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Growth hormone, acting in part through the insulin-like growth factor axis, rescues developmental but not metabolic activity in the mammary gland of mice expressing a single allele of the prolactin receptor

Allan, G.J. and Tonner, E. and Barber, M.C. and Travers, M. and Shand, J. and Vernon, R.G. and Kelly, P.A. and Binart, N. and Flint, D.J. (2002) Growth hormone, acting in part through the insulin-like growth factor axis, rescues developmental but not metabolic activity in the mammary gland of mice expressing a single allele of the prolactin receptor. Endocrinology, 143 (11). pp. 4310-4319. ISSN 0013-7227

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Abstract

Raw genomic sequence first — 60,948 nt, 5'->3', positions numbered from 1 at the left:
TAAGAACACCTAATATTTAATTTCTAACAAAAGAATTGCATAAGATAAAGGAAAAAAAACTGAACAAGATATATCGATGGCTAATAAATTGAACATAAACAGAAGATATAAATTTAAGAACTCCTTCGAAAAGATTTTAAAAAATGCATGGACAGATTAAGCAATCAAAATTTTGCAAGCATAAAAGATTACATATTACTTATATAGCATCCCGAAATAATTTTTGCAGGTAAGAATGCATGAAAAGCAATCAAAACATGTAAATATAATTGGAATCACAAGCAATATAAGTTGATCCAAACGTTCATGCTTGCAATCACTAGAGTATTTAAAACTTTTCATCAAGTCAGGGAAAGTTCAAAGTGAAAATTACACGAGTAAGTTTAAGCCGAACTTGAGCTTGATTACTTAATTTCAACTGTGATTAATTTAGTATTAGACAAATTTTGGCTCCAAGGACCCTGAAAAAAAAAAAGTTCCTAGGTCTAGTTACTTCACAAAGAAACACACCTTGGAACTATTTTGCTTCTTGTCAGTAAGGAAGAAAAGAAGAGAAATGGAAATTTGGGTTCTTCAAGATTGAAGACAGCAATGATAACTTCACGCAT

The heterozygous prolactin (PRL) receptor (PRLR+/−) mouse fails to develop a fully functional mammary gland at the end of the first pregnancy and shows markedly impaired lobuloalveolar development and milk secretion in young females. PRL and GH, acting through the IGF system, have interactive effects to enhance epithelial cell survival. Thus, we propose that a reduction in the expression of the PRLR may lead to increased IGFBP-5 expression (proapoptotic) and that GH may rescue mammary development by increasing IGF-I, an important mitogen and survival factor for the mammary epithelium. Mammary IGF-binding protein-5 (IGFBP-5) concentrations and plasmin activity in PRLR+/− mice were increased on d 2 postpartum, indicative of increased cell death and extracellular matrix remodeling. After GH treatment, a restoration of mammary alveolar development and a reduction in the activities of IGFBP-5 and plasmin were observed. Despite the severely impaired mammary development in PRLR+/− mice, both mRNA and protein expression for caseins and acetyl-coenzyme A (acetyl-CoA) carboxylase and acetyl-CoA caboxylase-α mRNA increased at parturition, although not to the extent in wild-type animals. Surprisingly, GH treatment actually led to a further decrease in milk protein and acetyl-CoA carboxylase-αexpression when expressed per cell. This was confirmed by the smaller alveolar size, the relative paucity of milk in the mammary glands of GH-treated animals, and the inability of their pups to gain weight. In a subsequent study IGFBP-5 was administered to wild-type mice and produced a 45% decrease in mammary DNA content, a 30% decrease in parenchymal tissue, and impaired lactation. These results suggest that GH can improve mammary development in PRLR+/− mice, but that it fails to enhance metabolic activity. This may be due to the maintenance by GH/IGF-I of a proliferative, rather than a differentiative, phenotype.